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Review / photos / setlist: Lauryn Hill comes back to life at the Ritz Ybor in Tampa




Seeing her was like spotting a wildcat in the woods.

No one knew what she would do. No one, in fact, really knew what she looked like these days, save for the few who had traced her tracks this week from Miami to Orlando to Ybor City.

All anyone knew when Lauryn Hill ambled onstage at the Ritz Ybor Wednesday night was it was time to get excited, because it meant this is actually happening, right now, right here, for reals.

The reclusive L.Boogie had come back to life.

It was, to say the least, an unexpected appearance. Since winning an unprecedented five Grammys, including Album of the Year, for her 1998 masterwork The Miseducation of Lauryn Hill, the pressures of fame, family and identity pushed the mercurial rapper and singer into seclusion. And in the past dozen years, she has emerged only infrequently for occasional, erratic performances (see: her sharply divisive, deeply confessional live double album MTV Unplugged 2.0).

At the Ritz — which, due to a hefty $65 cost of admission, drew fewer than 900 people, about 600 shy of capacity — you had to wonder if she still wanted to be seen. Hill’s figure was lost beneath a Yankee cap and thick bob, an oversized patterned coat and a loose-fitting jumpsuit that looked like it was made of crepe paper.

But the fact is, no matter what fans were expecting from Wednesday’s show, Hill delivered on almost all counts.

Following a 115-minute set from DJ Rampage (the opening act, the Hot 8 Brass Band, canceled), Hill held sway over the anxious crowd for 90 minutes, leading them on a tour of her personal musical history, from covers of Bob Marley and the Flamingos, to her biggest hits with the Fugees, to a huge chunk of Miseducation, an album that hasn’t aged a day.

First, the bad. There were no mid-set breakdowns, or extended stretches where Hill left the stage, but from the very beginning, Hill and her band — six members, three singers and a DJ — felt just out of sync. All night, she kept rolling her arms at the group, as if to say, Come on, speed up, let’s go let’s go let’s go! For most of the night, it seemed, the band couldn’t play fast enough for Hill, who turned the incendiary Lost Ones into a borderline disco boogie.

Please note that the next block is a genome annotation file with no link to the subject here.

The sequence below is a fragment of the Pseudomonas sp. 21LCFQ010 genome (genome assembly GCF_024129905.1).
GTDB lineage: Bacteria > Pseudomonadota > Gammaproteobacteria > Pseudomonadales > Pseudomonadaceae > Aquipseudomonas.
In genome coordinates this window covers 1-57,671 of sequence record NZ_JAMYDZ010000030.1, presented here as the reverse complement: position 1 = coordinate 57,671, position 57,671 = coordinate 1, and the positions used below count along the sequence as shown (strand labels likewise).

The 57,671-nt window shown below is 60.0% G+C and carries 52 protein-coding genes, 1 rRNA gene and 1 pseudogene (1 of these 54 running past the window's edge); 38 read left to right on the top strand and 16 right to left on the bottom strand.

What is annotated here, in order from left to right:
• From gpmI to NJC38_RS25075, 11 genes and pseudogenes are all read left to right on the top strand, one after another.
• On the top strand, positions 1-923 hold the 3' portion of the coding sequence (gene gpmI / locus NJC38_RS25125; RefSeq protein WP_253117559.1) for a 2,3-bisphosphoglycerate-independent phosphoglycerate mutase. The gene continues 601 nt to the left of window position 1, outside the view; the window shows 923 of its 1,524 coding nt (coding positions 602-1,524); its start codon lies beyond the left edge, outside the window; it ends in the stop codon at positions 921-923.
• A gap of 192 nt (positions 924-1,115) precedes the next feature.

But with Lost Ones — and with all of her old hits, really — the lure of the call-and-response was too great to ignore. Oh, those blazing hooks:

“You might win some, but you just lost one! You might win some, but you just lost one!”

“Oooh, la la la; it’s the way that we rock when we’re doing our thing...”

“Giiiirrrrls, you know you better: WATCH OUT!”

Hill’s energy rose and fell with that of the crowd, especially when she stopped singing and started rapping on explosive anthems like Ex-Factor, Everything Is Everything and the thrilling, joyous Doo Wop (That Thing). She did not dip into her Unplugged songbook, nor did she play any new material. But otherwise, she performed more or less exactly what fans were probably hoping for.

The room went electric when Hill launched into a five-song Fugees set, with each song topping the next — How Many Mics, Fu-Gee-La, Killing Me Softly. She brought the house lights down for the spine-tingling intro to Ready Or Not. Forget ’Clef and Pras — Hill delivered each song as if it were her own.

There will be some debate as to whether this was a great concert. Was it the tightest set you’ll ever see? No. It was, in many ways, something better — it was real, palpable, at times awkward, chilling and thrilling. The room swelled with tension as fans wondered what Hill might do next, and when it was clear that she could still deliver the goods, that tension was released in harmonious positive energy.

At 1 a.m., Hill stood at the front of the stage and thanked the crowd profusely. She promised new music. She promised to return.

This is a good thing. The influence of Miseducation alone still reverberates across the pop music landscape, from Rihanna to Amy Winehouse to B.o.B. L.Boogie still has a few things on her mind, we’d bet on it.

These were the first tentative steps of an artist regaining her footing. They were baby steps, but steps nonetheless.

From Hill, we’ll take it. Ready or not, she can’t hide any longer.

-- Jay Cridlin, tbt*. Photos: Luis Santana, tbt*

1. We and Dem (Bob Marley cover)
2. Everything Is Everything
3. Sweetest Thing
4. Lost Ones
5. When It Hurts So Bad
6. Superstar
7. To Zion
8. Ex-Factor
9. Is This Love (Bob Marley cover)
10. How Many Mics (Fugees)
11. I Only Have Eyes For You (Flamingos cover)
12. Zealots (Fugees)
13. Fu-Gee-La (Fugees)
14. Ready Or Not (Fugees)
15. Killing Me Softly (Fugees)

16. Turn Your Lights Down Low
17. Doo Wop (That Thing)






[Last modified: Thursday, March 24, 2011 11:47am]


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